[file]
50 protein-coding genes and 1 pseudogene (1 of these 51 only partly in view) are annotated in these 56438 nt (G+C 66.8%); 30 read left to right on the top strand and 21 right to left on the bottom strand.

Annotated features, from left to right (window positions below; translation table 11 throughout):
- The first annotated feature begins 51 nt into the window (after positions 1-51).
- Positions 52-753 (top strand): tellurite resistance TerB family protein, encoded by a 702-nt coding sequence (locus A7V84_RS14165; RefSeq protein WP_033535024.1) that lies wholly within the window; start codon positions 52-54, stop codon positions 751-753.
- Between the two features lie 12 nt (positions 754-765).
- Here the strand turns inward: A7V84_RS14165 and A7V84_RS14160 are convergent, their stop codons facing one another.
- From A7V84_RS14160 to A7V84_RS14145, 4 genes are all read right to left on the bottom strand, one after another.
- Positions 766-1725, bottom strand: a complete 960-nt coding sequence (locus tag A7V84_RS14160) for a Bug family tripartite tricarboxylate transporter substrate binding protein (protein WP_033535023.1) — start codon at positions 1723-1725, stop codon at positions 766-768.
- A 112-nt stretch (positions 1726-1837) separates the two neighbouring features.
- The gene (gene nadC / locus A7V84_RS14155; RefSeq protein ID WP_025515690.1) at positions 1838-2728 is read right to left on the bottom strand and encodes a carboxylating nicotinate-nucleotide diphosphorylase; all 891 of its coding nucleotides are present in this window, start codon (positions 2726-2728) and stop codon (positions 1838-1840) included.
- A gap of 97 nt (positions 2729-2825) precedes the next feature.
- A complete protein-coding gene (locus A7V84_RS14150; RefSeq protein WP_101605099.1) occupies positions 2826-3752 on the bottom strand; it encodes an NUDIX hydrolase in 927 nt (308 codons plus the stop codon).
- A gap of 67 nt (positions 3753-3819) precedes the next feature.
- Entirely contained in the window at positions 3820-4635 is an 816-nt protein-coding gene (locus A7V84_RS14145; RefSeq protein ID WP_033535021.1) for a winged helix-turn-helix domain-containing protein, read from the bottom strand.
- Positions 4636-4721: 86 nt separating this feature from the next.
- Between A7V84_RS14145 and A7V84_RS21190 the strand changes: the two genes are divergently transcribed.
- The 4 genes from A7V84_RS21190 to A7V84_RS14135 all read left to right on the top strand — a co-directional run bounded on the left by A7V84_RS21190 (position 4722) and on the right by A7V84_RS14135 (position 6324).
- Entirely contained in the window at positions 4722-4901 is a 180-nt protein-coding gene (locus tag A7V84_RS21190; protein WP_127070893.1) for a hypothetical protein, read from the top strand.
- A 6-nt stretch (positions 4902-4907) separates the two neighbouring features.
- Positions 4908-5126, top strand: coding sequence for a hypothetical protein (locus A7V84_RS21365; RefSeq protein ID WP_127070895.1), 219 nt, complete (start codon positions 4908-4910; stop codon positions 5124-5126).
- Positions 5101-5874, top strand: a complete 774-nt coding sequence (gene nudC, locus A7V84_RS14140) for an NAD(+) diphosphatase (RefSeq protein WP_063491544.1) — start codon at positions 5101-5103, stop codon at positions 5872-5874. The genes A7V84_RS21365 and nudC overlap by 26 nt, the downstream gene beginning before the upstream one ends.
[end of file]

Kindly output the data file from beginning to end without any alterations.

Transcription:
50 protein-coding genes and 1 pseudogene (1 of these 51 only partly in view) are annotated in these 56438 nt (G+C 66.8%); 30 read left to right on the top strand and 21 right to left on the bottom strand.

Annotated features, from left to right (window positions below; translation table 11 throughout):
- The first annotated feature begins 51 nt into the window (after positions 1-51).
- Positions 52-753 (top strand): tellurite resistance TerB family protein, encoded by a 702-nt coding sequence (locus A7V84_RS14165; RefSeq protein WP_033535024.1) that lies wholly within the window; start codon positions 52-54, stop codon positions 751-753.
- Between the two features lie 12 nt (positions 754-765).
- Here the strand turns inward: A7V84_RS14165 and A7V84_RS14160 are convergent, their stop codons facing one another.
- From A7V84_RS14160 to A7V84_RS14145, 4 genes are all read right to left on the bottom strand, one after another.
- Positions 766-1725, bottom strand: a complete 960-nt coding sequence (locus tag A7V84_RS14160) for a Bug family tripartite tricarboxylate transporter substrate binding protein (protein WP_033535023.1) — start codon at positions 1723-1725, stop codon at positions 766-768.
- A 112-nt stretch (positions 1726-1837) separates the two neighbouring features.
- The gene (gene nadC / locus A7V84_RS14155; RefSeq protein ID WP_025515690.1) at positions 1838-2728 is read right to left on the bottom strand and encodes a carboxylating nicotinate-nucleotide diphosphorylase; all 891 of its coding nucleotides are present in this window, start codon (positions 2726-2728) and stop codon (positions 1838-1840) included.
- A gap of 97 nt (positions 2729-2825) precedes the next feature.
- A complete protein-coding gene (locus A7V84_RS14150; RefSeq protein WP_101605099.1) occupies positions 2826-3752 on the bottom strand; it encodes an NUDIX hydrolase in 927 nt (308 codons plus the stop codon).
- A gap of 67 nt (positions 3753-3819) precedes the next feature.
- Entirely contained in the window at positions 3820-4635 is an 816-nt protein-coding gene (locus A7V84_RS14145; RefSeq protein ID WP_033535021.1) for a winged helix-turn-helix domain-containing protein, read from the bottom strand.
- Positions 4636-4721: 86 nt separating this feature from the next.
- Between A7V84_RS14145 and A7V84_RS21190 the strand changes: the two genes are divergently transcribed.
- The 4 genes from A7V84_RS21190 to A7V84_RS14135 all read left to right on the top strand — a co-directional run bounded on the left by A7V84_RS21190 (position 4722) and on the right by A7V84_RS14135 (position 6324).
- Entirely contained in the window at positions 4722-4901 is a 180-nt protein-coding gene (locus tag A7V84_RS21190; protein WP_127070893.1) for a hypothetical protein, read from the top strand.
- A 6-nt stretch (positions 4902-4907) separates the two neighbouring features.
- Positions 4908-5126, top strand: coding sequence for a hypothetical protein (locus A7V84_RS21365; RefSeq protein ID WP_127070895.1), 219 nt, complete (start codon positions 4908-4910; stop codon positions 5124-5126).
- Positions 5101-5874, top strand: a complete 774-nt coding sequence (gene nudC, locus A7V84_RS14140) for an NAD(+) diphosphatase (RefSeq protein WP_063491544.1) — start codon at positions 5101-5103, stop codon at positions 5872-5874. The genes A7V84_RS21365 and nudC overlap by 26 nt, the downstream gene beginning before the upstream one ends.